STEMing the Rot: Does Relative Deprivation Explain Low STEM Graduation Rates at Top Schools?

26 Sep

The following few paragraphs are from Sociation Today:

Using the work of Elliot (et al. 1996), Gladwell compares the proportion of each class which gets a STEM degree compared to the math SAT at Hartwick College and Harvard University.  Here is what he presents for Hartwick:

Students at Hartwick College

So the top third of students with the Math SAT as the measure earn over half the science degrees.

What about Harvard?   It would be expected that Harvard students would have much higher Math SAT scores and thus the distribution would be quite different.  Here are the data for Harvard:

Students at Harvard University

Gladwell states the obvious, in italics, “Harvard has the same distribution of science degrees as Hartwick,” p. 83.

Using his reference theory of being a big fish in a small pond, Gladwell asked Ms. Sacks what would have happened if she had gone to the University of Maryland and not Brown. She replied, “I’d still be in science,” p. 94.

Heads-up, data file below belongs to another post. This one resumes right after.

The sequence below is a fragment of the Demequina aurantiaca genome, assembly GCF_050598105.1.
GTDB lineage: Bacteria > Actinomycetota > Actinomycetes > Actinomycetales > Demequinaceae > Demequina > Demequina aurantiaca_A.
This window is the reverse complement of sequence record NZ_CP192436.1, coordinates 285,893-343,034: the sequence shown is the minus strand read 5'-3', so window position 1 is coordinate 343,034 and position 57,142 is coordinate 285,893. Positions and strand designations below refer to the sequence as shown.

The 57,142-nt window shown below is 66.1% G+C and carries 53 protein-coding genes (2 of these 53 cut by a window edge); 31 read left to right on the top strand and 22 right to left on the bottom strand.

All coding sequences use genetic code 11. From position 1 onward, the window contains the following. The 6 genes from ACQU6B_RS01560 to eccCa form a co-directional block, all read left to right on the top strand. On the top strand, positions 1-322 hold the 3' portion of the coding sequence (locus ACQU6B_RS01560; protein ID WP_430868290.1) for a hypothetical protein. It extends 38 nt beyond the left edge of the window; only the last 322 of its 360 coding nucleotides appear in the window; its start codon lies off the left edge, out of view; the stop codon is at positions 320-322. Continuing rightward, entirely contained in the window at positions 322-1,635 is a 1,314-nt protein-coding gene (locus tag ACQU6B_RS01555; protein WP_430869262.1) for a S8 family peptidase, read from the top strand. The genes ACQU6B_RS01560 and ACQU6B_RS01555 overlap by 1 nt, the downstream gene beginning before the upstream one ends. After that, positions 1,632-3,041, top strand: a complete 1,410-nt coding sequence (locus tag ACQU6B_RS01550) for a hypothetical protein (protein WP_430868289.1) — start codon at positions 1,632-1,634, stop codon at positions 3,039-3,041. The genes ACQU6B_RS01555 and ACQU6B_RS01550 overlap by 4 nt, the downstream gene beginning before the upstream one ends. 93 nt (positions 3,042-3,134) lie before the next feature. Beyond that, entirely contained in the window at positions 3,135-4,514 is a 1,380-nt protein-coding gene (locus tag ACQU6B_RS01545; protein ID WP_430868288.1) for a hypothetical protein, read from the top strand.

Gladwell focuses on the fact that the bottom-third at Harvard is the same as the top third at Hartwick. And points to the fact that they graduate at very different rates. It is a fine point. But there is more to the data. The top-third at Harvard have much higher SAT scores than the top-third at Hartwick. Why is it the case that they graduate with a STEM degree at the same rate as the top-third at Hartwick? One answer to that is that STEM degrees at Harvard are harder. So harder coursework at Harvard (vis-a-vis Hartwick) is another explanation for the pattern we see in the data and, in fact, fits the data better as it explains the performance of the top-third at Harvard.

Here’s another way to put the point: If preferences for graduating in STEM are solely and almost deterministically explained by Math SAT scores, like Gladwell implicitly assumes, and the major headwinds are because of relative standing, then we should see a much higher STEM graduation rate for the top-third at Harvard. We should ideally see an intercept shift across schools, which we don’t see, but a common differential between the top and the bottom third.